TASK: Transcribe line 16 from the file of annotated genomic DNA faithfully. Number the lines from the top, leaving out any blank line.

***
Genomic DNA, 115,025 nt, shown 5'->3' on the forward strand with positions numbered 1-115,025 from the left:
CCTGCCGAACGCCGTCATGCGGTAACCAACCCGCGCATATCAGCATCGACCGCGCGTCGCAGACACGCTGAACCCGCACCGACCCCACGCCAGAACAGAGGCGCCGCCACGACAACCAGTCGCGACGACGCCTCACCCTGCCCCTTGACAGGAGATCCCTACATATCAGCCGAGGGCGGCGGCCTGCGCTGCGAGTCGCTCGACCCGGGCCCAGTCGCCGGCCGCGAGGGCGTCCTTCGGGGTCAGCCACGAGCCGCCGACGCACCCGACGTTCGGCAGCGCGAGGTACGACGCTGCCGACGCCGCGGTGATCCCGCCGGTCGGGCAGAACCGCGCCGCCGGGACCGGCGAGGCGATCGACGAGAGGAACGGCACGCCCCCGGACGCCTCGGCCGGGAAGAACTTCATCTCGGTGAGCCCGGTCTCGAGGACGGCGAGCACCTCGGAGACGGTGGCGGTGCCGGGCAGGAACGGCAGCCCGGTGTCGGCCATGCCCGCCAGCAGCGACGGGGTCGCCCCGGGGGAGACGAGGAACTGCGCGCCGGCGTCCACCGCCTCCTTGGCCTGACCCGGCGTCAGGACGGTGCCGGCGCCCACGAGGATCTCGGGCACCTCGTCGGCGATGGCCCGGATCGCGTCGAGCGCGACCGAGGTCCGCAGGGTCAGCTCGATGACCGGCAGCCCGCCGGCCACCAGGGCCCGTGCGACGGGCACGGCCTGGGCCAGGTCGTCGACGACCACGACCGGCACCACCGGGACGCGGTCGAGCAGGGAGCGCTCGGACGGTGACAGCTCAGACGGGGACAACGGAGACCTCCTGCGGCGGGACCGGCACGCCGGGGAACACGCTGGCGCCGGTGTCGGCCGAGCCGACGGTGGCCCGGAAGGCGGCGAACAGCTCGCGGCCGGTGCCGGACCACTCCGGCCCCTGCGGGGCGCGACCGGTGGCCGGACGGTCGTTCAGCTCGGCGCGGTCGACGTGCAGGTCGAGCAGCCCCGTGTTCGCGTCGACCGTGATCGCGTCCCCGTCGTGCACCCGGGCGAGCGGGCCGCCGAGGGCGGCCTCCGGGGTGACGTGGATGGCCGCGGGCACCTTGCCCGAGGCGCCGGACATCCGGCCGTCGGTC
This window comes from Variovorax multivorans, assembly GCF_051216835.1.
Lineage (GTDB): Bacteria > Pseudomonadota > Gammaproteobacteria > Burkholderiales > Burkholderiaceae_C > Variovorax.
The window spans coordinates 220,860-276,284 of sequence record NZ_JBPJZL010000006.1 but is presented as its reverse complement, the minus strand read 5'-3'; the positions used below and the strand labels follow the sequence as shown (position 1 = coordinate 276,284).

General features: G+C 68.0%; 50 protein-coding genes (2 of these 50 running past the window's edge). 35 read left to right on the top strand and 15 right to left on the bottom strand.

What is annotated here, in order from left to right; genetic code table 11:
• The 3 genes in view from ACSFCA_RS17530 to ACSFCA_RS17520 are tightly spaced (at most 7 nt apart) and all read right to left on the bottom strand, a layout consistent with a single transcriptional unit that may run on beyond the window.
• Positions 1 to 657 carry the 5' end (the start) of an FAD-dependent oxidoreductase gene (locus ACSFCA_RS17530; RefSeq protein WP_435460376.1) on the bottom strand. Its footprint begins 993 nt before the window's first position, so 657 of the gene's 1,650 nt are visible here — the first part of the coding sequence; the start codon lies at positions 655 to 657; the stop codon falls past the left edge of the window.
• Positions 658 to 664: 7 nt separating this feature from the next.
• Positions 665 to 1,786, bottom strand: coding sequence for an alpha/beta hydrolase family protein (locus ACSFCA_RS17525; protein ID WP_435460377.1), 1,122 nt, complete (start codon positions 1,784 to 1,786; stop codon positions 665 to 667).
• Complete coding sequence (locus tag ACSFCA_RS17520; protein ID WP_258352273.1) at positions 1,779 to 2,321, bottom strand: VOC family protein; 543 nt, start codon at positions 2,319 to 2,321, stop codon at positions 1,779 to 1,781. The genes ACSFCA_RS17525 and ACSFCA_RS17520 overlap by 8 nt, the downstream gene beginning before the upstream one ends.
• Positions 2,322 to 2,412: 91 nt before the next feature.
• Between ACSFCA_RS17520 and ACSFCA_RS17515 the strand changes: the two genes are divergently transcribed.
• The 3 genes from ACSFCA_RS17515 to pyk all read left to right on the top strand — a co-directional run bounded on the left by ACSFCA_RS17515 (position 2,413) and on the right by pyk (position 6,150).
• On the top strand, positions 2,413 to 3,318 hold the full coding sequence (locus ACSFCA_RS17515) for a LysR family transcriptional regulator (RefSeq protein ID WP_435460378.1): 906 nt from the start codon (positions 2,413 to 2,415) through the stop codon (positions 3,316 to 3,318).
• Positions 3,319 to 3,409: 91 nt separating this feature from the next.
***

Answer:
• On the top strand, positions 2,413 to 3,318 hold the full coding sequence (locus ACSFCA_RS17515) for a LysR family transcriptional regulator (RefSeq protein ID WP_435460378.1): 906 nt from the start codon (positions 2,413 to 2,415) through the stop codon (positions 3,316 to 3,318).